Trans prisoner Tara Hudson moved from all-male prison to female facility
A trans woman who was sent to an all-male prison has now been moved to a female one, sources tell PinkNews.
It emerged this week that 26 year old trans woman Tara Hudson has been sentenced to 12 weeks in the all-male Bristol Prison.
Current policy states that a Gender Recognition Certificate is required for trans prisoners to be placed in the correct prison for their gender, which Ms Hudson did not have despite living full-time as female for six years.
The Ministry of Justice has repeatedly declined to intervene in the case – but senior sources in Whitehall and Parliament have today confirmed to PinkNews that she will be moved to a female facility, HM Prison Eastwood Park.
Ben Howlett MP told PinkNews “We have had contact confirming that Tara has been moved… I’m really pleased to hear that she has been transferred to a female prison, and will no longer be held in a male facility.”
“He added: This afternoon we have heard from a source that Tara has been taken from Court to an all-female prison. We will be pressing the Ministry of Justice for a formal line following this and work to ensure there is no repeat of this situation in future.
“We look forward to the outcome of the Trans-Inquiry from the Women & Equalities Select Committee to ensure others are spared Tara’s ordeal.”
The news comes after a petition in support of Ms Hudson was signed by more 100,000 people, with backing from her MP Ben Howlett and Lib Dem leader Tim Farron.
A number of senior sources in Westminster and Whitehall have confirmed that the prisoner has now been moved to a female prison – a decision which is understood to have been made by the prison service.
Lib Dem leader Tim Farron told PinkNews: “It is welcome news that Tara has been moved to a female prison. But she shouldn’t have gone to a male prison to begin with.
“I urge the Justice Secretary [Michael Gove] to use this case as an opportunity to fix the system.”
In order to receive a Gender Recognition Certificate at present, trans people must pay a £140 fee, and secure letters from medical professionals, evidence of having lived in their “chosen gender”, and approval from a gender recognition panel.
Due to the vast number of requirements, some trans people spend years living without legal recognition.
A protest was held outside the Ministry of Justice earlier today in support of Ms Hudson, before the news was announced.
A number of trans activists accused the MoJ and prison service of treating Ms Hudson in an unfair way.
Justice and Equalities Minister Caroline Dinenage was asked about the case during yesterday’s Women and Equalities Select Committee, and pledged a number of reforms.
The Tory minister said: “As much as I would love to speak about the individual natures of this case, I could be committing a criminal offence if I do so – I can’t go into the individual details of [Tara’s] case.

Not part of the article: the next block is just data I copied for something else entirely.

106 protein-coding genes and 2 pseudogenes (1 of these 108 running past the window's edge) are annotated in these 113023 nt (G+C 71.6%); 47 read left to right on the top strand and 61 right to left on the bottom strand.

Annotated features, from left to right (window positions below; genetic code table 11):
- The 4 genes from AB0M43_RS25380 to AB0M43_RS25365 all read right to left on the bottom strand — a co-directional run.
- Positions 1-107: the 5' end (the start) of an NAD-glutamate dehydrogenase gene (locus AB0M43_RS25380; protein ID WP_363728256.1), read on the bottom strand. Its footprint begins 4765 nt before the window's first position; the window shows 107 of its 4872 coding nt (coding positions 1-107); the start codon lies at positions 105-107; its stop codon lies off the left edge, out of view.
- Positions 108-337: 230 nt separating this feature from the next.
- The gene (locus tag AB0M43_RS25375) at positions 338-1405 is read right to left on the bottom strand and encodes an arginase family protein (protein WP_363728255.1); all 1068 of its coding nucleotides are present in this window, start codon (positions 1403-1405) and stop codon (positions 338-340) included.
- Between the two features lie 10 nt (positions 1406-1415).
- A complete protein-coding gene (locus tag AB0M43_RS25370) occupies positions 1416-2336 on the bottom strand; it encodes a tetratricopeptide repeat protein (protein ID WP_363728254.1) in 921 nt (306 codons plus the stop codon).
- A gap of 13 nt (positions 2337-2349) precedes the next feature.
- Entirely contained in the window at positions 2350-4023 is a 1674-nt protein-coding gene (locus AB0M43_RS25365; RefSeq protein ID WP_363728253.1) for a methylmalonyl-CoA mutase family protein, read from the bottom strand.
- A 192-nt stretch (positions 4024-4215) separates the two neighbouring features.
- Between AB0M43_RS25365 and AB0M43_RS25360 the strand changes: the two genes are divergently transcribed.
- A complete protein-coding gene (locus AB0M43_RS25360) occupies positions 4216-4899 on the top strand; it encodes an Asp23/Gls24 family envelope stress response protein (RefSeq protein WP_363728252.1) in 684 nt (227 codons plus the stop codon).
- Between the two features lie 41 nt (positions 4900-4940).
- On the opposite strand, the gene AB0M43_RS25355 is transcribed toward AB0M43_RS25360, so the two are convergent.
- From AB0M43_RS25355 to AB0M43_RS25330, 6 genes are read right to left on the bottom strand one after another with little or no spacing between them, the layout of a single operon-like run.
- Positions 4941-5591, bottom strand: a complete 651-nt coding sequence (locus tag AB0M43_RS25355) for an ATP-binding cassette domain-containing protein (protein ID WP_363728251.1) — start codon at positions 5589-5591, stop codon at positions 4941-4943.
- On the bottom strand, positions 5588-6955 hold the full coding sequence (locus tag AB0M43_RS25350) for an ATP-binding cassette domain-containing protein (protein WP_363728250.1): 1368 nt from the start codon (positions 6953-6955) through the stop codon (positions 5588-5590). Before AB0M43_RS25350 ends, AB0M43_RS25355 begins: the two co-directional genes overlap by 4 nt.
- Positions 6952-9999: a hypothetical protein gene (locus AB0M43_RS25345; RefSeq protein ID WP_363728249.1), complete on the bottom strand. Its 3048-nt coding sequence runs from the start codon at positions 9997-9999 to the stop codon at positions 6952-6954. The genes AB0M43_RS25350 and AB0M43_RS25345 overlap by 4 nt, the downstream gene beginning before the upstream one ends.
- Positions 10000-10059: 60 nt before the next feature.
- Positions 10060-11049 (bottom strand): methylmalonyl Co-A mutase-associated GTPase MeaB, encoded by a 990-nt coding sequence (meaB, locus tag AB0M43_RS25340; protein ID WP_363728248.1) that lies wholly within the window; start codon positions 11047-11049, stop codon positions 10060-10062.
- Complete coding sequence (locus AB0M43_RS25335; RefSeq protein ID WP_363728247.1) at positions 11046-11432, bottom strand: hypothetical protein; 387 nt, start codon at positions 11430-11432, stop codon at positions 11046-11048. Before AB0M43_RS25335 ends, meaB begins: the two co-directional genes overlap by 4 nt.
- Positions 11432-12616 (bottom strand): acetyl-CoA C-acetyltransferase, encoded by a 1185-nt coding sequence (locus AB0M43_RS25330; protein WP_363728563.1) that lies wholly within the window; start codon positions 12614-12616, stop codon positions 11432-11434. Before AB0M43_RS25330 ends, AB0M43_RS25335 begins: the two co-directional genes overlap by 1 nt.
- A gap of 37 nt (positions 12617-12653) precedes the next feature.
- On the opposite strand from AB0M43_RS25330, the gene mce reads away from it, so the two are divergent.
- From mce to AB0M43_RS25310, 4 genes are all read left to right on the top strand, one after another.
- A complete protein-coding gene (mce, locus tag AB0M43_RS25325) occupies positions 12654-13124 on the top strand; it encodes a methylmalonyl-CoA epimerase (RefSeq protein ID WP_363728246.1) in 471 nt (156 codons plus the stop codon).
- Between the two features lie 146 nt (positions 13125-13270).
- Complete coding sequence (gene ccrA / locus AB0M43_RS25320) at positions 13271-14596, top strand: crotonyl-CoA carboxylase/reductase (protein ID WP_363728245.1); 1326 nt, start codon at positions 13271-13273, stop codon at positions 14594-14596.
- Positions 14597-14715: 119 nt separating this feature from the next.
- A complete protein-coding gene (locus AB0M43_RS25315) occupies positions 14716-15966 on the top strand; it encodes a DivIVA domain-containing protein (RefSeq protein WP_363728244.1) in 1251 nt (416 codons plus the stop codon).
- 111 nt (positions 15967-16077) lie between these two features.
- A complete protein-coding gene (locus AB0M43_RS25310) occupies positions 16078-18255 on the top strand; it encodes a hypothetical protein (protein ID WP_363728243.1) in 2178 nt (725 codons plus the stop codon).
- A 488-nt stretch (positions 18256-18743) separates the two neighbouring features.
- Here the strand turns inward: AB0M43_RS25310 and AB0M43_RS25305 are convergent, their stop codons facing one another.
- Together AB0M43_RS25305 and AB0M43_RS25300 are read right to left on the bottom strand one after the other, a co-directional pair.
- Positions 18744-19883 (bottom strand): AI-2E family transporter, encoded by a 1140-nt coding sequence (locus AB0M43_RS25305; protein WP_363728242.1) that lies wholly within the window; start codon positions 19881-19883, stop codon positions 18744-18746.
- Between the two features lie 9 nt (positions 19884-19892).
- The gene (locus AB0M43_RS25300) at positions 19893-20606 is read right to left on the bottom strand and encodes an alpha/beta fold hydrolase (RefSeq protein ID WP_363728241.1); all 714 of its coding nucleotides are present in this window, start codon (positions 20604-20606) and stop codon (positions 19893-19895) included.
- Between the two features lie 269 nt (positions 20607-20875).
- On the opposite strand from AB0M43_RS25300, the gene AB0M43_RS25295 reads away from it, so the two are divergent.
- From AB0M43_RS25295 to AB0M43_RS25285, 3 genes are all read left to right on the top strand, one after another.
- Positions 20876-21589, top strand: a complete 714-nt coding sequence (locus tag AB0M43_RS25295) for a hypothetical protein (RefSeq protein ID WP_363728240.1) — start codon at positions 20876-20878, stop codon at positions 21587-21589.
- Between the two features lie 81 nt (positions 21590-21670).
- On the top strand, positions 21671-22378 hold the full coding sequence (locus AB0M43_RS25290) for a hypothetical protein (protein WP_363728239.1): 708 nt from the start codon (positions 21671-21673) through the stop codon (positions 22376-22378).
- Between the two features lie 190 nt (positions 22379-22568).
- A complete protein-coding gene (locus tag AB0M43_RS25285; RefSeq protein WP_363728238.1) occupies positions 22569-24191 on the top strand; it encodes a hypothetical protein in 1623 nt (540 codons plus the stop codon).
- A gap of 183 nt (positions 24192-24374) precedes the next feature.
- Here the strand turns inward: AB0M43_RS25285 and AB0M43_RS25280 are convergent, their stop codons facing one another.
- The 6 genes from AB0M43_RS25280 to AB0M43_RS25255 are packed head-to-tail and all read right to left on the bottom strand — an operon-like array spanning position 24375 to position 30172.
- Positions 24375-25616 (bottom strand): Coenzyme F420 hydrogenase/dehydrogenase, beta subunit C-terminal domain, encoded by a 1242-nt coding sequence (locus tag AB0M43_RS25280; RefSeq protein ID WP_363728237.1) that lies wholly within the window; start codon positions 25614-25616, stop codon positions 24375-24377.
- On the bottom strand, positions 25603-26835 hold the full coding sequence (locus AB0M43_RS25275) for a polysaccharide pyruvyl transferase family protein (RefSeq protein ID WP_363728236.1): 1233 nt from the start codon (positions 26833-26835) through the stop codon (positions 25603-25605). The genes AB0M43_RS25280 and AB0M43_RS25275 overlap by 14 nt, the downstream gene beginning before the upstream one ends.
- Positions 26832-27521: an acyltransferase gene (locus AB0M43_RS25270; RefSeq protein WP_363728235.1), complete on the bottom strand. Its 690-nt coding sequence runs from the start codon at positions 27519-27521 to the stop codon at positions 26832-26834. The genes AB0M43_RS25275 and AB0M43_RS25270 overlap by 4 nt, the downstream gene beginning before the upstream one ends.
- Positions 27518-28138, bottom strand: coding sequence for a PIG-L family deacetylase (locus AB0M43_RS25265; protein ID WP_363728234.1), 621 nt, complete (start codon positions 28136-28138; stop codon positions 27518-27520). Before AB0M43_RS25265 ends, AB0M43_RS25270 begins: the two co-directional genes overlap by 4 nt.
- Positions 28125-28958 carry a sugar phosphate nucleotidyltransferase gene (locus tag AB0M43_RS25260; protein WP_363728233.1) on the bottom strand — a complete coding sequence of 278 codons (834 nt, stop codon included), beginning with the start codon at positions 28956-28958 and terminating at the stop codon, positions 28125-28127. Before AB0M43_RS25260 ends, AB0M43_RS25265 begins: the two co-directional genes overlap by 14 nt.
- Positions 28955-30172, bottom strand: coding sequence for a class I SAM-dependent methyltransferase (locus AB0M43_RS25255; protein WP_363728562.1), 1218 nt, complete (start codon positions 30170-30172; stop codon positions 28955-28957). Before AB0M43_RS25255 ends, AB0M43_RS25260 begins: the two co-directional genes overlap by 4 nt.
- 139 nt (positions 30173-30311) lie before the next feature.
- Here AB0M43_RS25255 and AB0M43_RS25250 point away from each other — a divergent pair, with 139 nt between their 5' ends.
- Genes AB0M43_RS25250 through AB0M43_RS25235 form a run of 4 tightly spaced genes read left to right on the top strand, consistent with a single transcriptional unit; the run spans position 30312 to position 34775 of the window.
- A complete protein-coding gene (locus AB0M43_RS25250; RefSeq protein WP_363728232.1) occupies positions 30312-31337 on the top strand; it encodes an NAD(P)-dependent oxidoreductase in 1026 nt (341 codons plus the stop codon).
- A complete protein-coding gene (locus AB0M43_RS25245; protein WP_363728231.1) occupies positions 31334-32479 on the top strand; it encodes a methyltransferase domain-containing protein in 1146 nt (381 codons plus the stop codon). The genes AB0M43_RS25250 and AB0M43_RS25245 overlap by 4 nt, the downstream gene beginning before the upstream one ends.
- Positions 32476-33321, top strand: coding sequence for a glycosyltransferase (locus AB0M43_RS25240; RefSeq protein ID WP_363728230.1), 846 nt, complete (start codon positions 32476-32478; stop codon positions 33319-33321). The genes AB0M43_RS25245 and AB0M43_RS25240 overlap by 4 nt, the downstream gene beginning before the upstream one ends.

“To talk more generally about decisions on trans prisoners: The first thing to say – the absolute fundamental underlying concern is the safety of that prisoner and indeed the safety of the wider prison population as well.
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“What happens when a decision is made on prison location someone is going to go into is that their legal gender will be determined by the birth certificate or gender recognition certificate if there is one.
“If there isn’t, then an individual decision has to be taken on the basis of the location for that particular trans prisoner, and that has to be done on a case-by-case basis, taking into consideration the individual needs of that particular prisoner.
Once that decision has been made, it’s not game over – that case will be discussed on arrival in prison in a case conference, where all the different stakeholders in that case will be brought together
“Until that point, that person will be protected from the mainstream prison estate – they won’t just be left in the normal prison estate as a normal prisoner.”
She added: “We want to do more on this, which is why their is guidance that’s being updated to take into consideration everything we know and everything we’re learning about the trans population in our prisons. That new guidance is in draft form at the moment and will hopefully be issued before Christmas.
“In addition to that, there is a new equality information form we hope to introduce very shortly – that will actually happen at the very earliest stages that someone engages with the criminal justice system, so they can disclose that sort of information, which will very much help the judges when making decisions about where that person is going to go. Also it will help the prison governors and staff when they decide upon a location.
“The key message is that our guidance was originally issued in 2011, and a lot has changed – we’ve had many more trans prisoners through the doors of our prisons.
“We’re learning all the time, and the key things are their protection and that everyone must be seen as an individual. Their individual needs must be met within this protection sphere.”